I threw away the last two avocados I bought. The first was black and soft on one side, while remaining hard as a rock on the other. The second was brown all the way through. But I'm tempted to dig through the compost bin to retrieve them after realizing we are entering A Great Avocado Crisis and they will now only be traded for solid gold bullion.
Sorry, just panicked a bit there. But in reality, avocado prices are skyrocketing. Last week, USA Today reported that average the price per avocado for the first week of July was up to $2.10, compared to $1.17 on the same week in 2018. An industry analyst said they were $87 per 25 lb box for July 4 week, compared to $37 in 2018. That alone had me a little panicky, so I looked at the paper's source: the USDA. The week of July 12 had a much more comforting report, though: The retail price of Hass avocados were down to $1.25 each, compared to $1.13 the year before.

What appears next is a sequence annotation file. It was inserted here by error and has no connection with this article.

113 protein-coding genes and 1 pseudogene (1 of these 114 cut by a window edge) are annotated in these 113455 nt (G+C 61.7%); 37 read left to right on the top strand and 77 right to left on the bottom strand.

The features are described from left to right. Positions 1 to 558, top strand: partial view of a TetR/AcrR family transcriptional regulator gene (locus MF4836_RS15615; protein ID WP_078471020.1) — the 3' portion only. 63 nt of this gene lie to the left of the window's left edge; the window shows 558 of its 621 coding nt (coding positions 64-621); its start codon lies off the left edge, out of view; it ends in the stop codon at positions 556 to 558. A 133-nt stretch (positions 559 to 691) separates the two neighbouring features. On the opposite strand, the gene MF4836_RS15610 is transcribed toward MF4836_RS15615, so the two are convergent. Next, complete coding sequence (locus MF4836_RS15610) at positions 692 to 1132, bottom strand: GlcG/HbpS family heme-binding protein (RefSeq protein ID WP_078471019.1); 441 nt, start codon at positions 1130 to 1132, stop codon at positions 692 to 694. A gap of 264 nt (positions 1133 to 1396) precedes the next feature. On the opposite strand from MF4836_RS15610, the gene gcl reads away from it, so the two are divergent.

But the fact that July 4 week had such a spike in prices proves USA Today's larger point, which is that one huge reason avocados are costing more is that the demand is higher. (Cue someone's rant about millennials and avocado toast.) Another cause is that California had a poor season of avocado crop, and July is a low point of avocado production in Mexico. You remember your high school economics: High demand plus low supply = high prices.
We can't blame this on Trump and his tariff threats ... yet.
"We’ve had the possibility of [Mexico] tariffs and the border closing and also a few weeks ago the probability of tariffs on all commodities coming from Mexico, and we’ve observed a few price spikes,” analyst David Magaña told the paper. “But now is only a supply-and-demand combination.”
In the meantime, we might be seeing the results of these higher than normal prices in the menus of our favorite restaurants. According to Austin360, some taco joints in that food mecca are just eating the loss of profits caused by high avocado prices; other restaurants have stopped offering them altogether.
Things might ease up again soon, when avocados are back in season south of the border. Until then, maybe it's time we give that New York Times frozen pea guacamole recipe a chance?